Smart choice for schools
One possible escape route from underperforming schools will be shut off at the end of the month unless legislation is passed to keep it open. The “district of choice” program that has allowed school districts to enroll students from outside areas is scheduled to expire July 1.
Schools that lose students to districts of choice -- in the Los Angeles area, this most notably involves 2,000 students who once attended Rowland Unified School District and now enroll at Walnut Valley Unified -- oppose the program because they lose vital funding based on enrollment, but that’s a poor reason to scrap this 16-year-old option. Just as students are free to leave public schools to attend charter or private schools, they should have the right to attend another public school that is willing to take them, even if it means crossing geographic boundaries.
Under the program, a school district can declare itself a “district of choice,” meaning it’s willing to accept a specified number of outside students. It must accept all students up to that limit; if too many apply, it must hold a lottery. The number of students who can come from a single district is capped, but the home school cannot refuse to let its students leave.
The state has only a couple of dozen districts of choice. But there will probably be more if the program survives, because enrollments are declining after a period of overcrowding and there is more incentive than ever to attract outside students. We’d like to see it continue, and SB 680, co-written by state Sens. Gloria Romero (D-Los Angeles) and Bob Huff (R-Diamond Bar), would achieve that by making districts of choice a permanent option.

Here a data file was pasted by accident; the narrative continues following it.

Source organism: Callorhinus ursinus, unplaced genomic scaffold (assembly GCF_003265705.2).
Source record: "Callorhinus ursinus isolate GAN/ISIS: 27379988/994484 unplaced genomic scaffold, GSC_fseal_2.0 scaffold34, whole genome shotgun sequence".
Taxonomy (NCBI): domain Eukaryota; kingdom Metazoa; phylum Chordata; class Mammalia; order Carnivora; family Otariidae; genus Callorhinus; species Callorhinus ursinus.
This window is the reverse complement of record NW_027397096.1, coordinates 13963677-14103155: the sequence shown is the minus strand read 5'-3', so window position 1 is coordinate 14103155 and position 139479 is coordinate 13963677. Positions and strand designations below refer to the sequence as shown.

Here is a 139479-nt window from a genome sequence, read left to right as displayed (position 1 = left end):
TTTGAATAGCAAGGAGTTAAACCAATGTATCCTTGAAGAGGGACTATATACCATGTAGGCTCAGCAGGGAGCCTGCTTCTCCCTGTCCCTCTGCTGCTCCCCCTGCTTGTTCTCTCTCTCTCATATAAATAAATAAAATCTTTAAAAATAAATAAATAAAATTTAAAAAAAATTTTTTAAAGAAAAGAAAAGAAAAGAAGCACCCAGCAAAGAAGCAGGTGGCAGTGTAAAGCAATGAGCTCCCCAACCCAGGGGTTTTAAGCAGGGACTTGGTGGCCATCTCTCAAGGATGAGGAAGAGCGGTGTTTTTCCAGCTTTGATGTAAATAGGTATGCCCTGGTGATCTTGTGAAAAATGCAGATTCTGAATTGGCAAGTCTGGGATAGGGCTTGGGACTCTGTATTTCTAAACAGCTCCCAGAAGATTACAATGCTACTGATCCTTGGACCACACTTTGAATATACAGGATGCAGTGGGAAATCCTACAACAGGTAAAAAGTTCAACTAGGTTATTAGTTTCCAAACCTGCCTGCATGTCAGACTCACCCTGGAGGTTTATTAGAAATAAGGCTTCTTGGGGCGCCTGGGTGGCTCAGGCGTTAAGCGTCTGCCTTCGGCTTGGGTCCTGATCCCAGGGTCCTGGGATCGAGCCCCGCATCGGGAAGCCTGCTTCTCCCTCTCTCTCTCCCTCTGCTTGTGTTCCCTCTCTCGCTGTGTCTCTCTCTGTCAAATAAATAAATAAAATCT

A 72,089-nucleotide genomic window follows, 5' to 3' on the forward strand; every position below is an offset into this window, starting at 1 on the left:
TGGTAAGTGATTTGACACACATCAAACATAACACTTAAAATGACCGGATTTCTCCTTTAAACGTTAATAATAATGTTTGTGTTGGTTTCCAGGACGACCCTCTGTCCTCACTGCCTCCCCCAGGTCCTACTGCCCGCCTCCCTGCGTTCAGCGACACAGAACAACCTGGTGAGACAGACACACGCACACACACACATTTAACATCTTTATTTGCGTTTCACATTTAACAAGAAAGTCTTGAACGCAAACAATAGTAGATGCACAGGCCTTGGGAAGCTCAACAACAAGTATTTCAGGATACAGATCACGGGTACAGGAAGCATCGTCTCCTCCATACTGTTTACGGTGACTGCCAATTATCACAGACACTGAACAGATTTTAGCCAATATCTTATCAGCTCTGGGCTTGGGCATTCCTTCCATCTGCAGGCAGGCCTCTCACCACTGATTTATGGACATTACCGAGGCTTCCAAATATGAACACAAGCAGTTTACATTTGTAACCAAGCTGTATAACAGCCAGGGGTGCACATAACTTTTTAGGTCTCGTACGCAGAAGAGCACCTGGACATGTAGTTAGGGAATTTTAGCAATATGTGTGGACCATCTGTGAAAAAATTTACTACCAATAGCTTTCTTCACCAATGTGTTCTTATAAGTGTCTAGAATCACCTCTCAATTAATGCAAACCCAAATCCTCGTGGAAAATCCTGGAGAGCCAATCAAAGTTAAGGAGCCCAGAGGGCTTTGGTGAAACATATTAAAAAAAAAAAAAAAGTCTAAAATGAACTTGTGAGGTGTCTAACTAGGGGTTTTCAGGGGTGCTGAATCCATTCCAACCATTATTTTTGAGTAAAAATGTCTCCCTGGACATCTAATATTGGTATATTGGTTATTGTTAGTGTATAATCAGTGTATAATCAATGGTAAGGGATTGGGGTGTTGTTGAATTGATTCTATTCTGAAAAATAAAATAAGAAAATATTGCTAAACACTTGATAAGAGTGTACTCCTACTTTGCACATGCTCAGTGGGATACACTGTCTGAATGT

Stronger oversight must be written into the bill before it is ready for approval. Lotteries should be subject to audit, and districts should have to report the demographics of the students who apply and are accepted. Otherwise, districts of choice could become districts of cherry-picking, enrolling top students while avoiding those who historically score lower and cost more to educate, such as English-language learners.
Rowland Unified, a good school district with relatively high test scores, reports that half the students it has lost are of Asian descent -- a group that tends to earn higher scores. Asian American families might simply have been more likely to apply for transfer to Walnut Valley, which has stellar scores, or they might have been given preferential treatment; there is no way to know under the existing oversight system.
With those changes, SB 680 could open a new era of entrepreneurship in education in which schools improve their programs in order to retain and attract students. Choice encourages excellence. The best possible education for students should take precedence over attendance boundaries.